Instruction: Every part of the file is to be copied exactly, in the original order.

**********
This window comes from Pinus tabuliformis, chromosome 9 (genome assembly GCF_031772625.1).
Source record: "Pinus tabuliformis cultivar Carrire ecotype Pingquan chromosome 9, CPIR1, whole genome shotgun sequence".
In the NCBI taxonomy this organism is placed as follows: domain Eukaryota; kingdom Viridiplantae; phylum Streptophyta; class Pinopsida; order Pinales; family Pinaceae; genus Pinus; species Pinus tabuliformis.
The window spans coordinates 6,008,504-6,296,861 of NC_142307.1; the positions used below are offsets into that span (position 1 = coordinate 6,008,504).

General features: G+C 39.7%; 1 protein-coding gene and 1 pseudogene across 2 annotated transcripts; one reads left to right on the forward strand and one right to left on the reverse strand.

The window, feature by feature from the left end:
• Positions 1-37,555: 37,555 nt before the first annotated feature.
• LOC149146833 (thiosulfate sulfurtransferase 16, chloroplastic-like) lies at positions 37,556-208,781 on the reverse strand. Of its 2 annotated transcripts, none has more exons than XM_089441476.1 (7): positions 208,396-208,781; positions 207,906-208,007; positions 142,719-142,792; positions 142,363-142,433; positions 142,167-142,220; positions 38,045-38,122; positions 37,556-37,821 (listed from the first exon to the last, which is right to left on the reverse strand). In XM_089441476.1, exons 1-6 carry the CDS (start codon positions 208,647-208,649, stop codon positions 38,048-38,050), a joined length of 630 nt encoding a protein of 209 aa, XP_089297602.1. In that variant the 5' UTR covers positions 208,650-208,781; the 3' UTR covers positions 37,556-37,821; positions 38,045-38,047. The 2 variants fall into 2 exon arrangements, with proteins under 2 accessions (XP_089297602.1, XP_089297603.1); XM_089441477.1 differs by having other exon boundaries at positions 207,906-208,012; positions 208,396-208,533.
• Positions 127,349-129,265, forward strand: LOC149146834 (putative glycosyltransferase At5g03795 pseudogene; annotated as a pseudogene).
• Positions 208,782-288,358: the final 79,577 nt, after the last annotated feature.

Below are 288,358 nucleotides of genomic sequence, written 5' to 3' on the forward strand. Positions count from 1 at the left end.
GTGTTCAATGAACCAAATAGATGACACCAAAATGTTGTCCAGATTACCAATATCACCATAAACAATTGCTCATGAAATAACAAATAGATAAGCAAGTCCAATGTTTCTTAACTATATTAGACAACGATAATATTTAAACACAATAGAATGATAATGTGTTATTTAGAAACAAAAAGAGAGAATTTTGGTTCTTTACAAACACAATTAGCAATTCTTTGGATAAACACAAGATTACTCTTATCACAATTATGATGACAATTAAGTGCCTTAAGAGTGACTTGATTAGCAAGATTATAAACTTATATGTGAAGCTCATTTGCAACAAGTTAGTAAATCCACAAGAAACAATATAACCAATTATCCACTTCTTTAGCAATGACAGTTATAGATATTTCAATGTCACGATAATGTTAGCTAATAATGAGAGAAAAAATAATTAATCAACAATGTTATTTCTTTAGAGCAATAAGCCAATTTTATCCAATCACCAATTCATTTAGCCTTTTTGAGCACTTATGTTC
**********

This window comes from Pinus tabuliformis, chromosome 9 (genome assembly GCF_031772625.1).
Source record: "Pinus tabuliformis cultivar Carrire ecotype Pingquan chromosome 9, CPIR1, whole genome shotgun sequence".
In the NCBI taxonomy this organism is placed as follows: domain Eukaryota; kingdom Viridiplantae; phylum Streptophyta; class Pinopsida; order Pinales; family Pinaceae; genus Pinus; species Pinus tabuliformis.
The window spans coordinates 6,008,504-6,296,861 of NC_142307.1; the positions used below are offsets into that span (position 1 = coordinate 6,008,504).

General features: G+C 39.7%; 1 protein-coding gene and 1 pseudogene across 2 annotated transcripts; one reads left to right on the forward strand and one right to left on the reverse strand.

The window, feature by feature from the left end:
• Positions 1-37,555: 37,555 nt before the first annotated feature.
• LOC149146833 (thiosulfate sulfurtransferase 16, chloroplastic-like) lies at positions 37,556-208,781 on the reverse strand. Of its 2 annotated transcripts, none has more exons than XM_089441476.1 (7): positions 208,396-208,781; positions 207,906-208,007; positions 142,719-142,792; positions 142,363-142,433; positions 142,167-142,220; positions 38,045-38,122; positions 37,556-37,821 (listed from the first exon to the last, which is right to left on the reverse strand). In XM_089441476.1, exons 1-6 carry the CDS (start codon positions 208,647-208,649, stop codon positions 38,048-38,050), a joined length of 630 nt encoding a protein of 209 aa, XP_089297602.1. In that variant the 5' UTR covers positions 208,650-208,781; the 3' UTR covers positions 37,556-37,821; positions 38,045-38,047. The 2 variants fall into 2 exon arrangements, with proteins under 2 accessions (XP_089297602.1, XP_089297603.1); XM_089441477.1 differs by having other exon boundaries at positions 207,906-208,012; positions 208,396-208,533.
• Positions 127,349-129,265, forward strand: LOC149146834 (putative glycosyltransferase At5g03795 pseudogene; annotated as a pseudogene).
• Positions 208,782-288,358: the final 79,577 nt, after the last annotated feature.

Below are 288,358 nucleotides of genomic sequence, written 5' to 3' on the forward strand. Positions count from 1 at the left end.
GTGTTCAATGAACCAAATAGATGACACCAAAATGTTGTCCAGATTACCAATATCACCATAAACAATTGCTCATGAAATAACAAATAGATAAGCAAGTCCAATGTTTCTTAACTATATTAGACAACGATAATATTTAAACACAATAGAATGATAATGTGTTATTTAGAAACAAAAAGAGAGAATTTTGGTTCTTTACAAACACAATTAGCAATTCTTTGGATAAACACAAGATTACTCTTATCACAATTATGATGACAATTAAGTGCCTTAAGAGTGACTTGATTAGCAAGATTATAAACTTATATGTGAAGCTCATTTGCAACAAGTTAGTAAATCCACAAGAAACAATATAACCAATTATCCACTTCTTTAGCAATGACAGTTATAGATATTTCAATGTCACGATAATGTTAGCTAATAATGAGAGAAAAAATAATTAATCAACAATGTTATTTCTTTAGAGCAATAAGCCAATTTTATCCAATCACCAATTCATTTAGCCTTTTTGAGCACTTATGTTC